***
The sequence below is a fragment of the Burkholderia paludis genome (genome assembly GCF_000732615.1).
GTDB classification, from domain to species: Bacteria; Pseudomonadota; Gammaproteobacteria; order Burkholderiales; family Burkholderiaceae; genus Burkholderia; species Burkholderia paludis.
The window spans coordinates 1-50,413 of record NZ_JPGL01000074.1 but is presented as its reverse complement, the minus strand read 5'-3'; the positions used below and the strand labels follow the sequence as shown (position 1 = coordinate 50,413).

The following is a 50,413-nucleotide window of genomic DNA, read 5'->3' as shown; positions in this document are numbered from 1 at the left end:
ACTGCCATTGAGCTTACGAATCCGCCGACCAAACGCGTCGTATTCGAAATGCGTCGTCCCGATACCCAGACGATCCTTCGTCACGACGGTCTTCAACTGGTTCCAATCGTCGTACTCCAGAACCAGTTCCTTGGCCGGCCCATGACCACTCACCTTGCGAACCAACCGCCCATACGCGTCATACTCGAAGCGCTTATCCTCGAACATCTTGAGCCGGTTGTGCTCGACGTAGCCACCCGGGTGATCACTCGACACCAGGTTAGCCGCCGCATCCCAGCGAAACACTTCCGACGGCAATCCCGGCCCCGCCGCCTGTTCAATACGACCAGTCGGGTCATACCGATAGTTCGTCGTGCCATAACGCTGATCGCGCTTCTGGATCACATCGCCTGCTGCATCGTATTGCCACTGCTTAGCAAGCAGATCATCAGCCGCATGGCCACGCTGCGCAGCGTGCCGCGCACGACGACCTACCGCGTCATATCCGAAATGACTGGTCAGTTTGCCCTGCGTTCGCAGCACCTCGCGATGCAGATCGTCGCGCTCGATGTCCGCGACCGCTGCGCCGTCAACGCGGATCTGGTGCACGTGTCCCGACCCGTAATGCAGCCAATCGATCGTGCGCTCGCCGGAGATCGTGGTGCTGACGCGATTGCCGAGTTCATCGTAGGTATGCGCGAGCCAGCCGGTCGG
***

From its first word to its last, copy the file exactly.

The sequence below is a fragment of the Burkholderia paludis genome (genome assembly GCF_000732615.1).
GTDB classification, from domain to species: Bacteria; Pseudomonadota; Gammaproteobacteria; order Burkholderiales; family Burkholderiaceae; genus Burkholderia; species Burkholderia paludis.
The window spans coordinates 1-50,413 of record NZ_JPGL01000074.1 but is presented as its reverse complement, the minus strand read 5'-3'; the positions used below and the strand labels follow the sequence as shown (position 1 = coordinate 50,413).

The following is a 50,413-nucleotide window of genomic DNA, read 5'->3' as shown; positions in this document are numbered from 1 at the left end:
ACTGCCATTGAGCTTACGAATCCGCCGACCAAACGCGTCGTATTCGAAATGCGTCGTCCCGATACCCAGACGATCCTTCGTCACGACGGTCTTCAACTGGTTCCAATCGTCGTACTCCAGAACCAGTTCCTTGGCCGGCCCATGACCACTCACCTTGCGAACCAACCGCCCATACGCGTCATACTCGAAGCGCTTATCCTCGAACATCTTGAGCCGGTTGTGCTCGACGTAGCCACCCGGGTGATCACTCGACACCAGGTTAGCCGCCGCATCCCAGCGAAACACTTCCGACGGCAATCCCGGCCCCGCCGCCTGTTCAATACGACCAGTCGGGTCATACCGATAGTTCGTCGTGCCATAACGCTGATCGCGCTTCTGGATCACATCGCCTGCTGCATCGTATTGCCACTGCTTAGCAAGCAGATCATCAGCCGCATGGCCACGCTGCGCAGCGTGCCGCGCACGACGACCTACCGCGTCATATCCGAAATGACTGGTCAGTTTGCCCTGCGTTCGCAGCACCTCGCGATGCAGATCGTCGCGCTCGATGTCCGCGACCGCTGCGCCGTCAACGCGGATCTGGTGCACGTGTCCCGACCCGTAATGCAGCCAATCGATCGTGCGCTCGCCGGAGATCGTGGTGCTGACGCGATTGCCGAGTTCATCGTAGGTATGCGCGAGCCAGCCGGTCGG